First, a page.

1911 Encyclopædia Britannica/Foreclosure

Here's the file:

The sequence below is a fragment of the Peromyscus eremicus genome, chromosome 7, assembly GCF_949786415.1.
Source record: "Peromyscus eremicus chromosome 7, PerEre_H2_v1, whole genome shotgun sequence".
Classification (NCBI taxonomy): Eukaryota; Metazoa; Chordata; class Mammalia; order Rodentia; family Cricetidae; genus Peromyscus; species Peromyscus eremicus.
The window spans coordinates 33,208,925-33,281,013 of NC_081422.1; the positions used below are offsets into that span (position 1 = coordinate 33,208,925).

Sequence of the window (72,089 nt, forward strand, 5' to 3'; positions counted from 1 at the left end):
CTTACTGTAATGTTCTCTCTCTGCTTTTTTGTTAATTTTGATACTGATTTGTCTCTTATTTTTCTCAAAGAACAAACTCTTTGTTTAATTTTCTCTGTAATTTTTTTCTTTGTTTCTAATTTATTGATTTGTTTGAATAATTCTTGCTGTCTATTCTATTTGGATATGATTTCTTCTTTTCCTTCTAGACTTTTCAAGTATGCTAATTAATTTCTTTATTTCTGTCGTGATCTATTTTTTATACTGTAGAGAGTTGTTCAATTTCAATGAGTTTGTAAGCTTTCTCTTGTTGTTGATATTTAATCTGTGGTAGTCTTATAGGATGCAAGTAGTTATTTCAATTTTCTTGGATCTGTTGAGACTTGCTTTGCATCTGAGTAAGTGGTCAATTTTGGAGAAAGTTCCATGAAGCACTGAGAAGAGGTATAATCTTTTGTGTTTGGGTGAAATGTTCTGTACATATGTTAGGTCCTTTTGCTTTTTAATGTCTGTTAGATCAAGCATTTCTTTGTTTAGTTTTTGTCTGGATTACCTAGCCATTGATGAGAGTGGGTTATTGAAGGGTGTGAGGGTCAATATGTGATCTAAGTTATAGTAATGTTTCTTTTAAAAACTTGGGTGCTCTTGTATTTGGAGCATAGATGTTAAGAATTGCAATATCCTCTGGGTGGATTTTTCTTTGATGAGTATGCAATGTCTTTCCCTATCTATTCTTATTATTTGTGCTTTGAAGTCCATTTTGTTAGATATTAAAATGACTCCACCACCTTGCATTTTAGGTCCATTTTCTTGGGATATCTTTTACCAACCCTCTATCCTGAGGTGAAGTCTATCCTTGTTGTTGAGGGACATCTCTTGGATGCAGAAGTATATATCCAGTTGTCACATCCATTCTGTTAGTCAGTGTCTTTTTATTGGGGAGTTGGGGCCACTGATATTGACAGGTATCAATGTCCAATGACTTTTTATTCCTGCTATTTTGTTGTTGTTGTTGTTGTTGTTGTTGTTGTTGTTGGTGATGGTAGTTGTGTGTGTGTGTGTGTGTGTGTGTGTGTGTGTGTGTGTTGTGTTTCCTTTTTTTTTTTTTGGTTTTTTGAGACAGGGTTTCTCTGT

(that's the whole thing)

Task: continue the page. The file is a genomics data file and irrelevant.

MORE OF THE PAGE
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FORECLOSURE, in the law of mortgage, the extinguishment by order of the court of a mortgagor’s equity of redemption. In the law of equity the object of every mortgage transaction is eventually the repayment of a debt, the mortgaged property being incidental by way of security. Therefore, although the day named for repayment of the loan has passed and the mortgagor’s estate is consequently forfeited, equity steps in to mitigate the harshness of the common law, and will decree a reconveyance of the mortgaged property on payment of the principal, interest and costs. This right of the mortgagor to relief is termed his “equity of redemption.” But the right must be exercised within a reasonable time, otherwise he will be foreclosed his equity of redemption and the mortgagee’s possession converted into an absolute ownership. Such foreclosure is enforced in equity by a foreclosure action. An action is brought by the mortgagee against the mortgagor in the chancery division of the High Court in England, claiming that an account may be taken of the principal and interest due to the mortgagee, and that the mortgagor may be directed to pay the same, with costs, by a day to be appointed by the court and that in default thereof he may be foreclosed his equity of redemption. English county courts have jurisdiction in foreclosure actions where the mortgage or charge does not exceed £500, or where the mortgage is for more than £500, but less than that sum has been actually advanced. In a Welsh mortgage there is no right to foreclosure. (See also Mortgage.)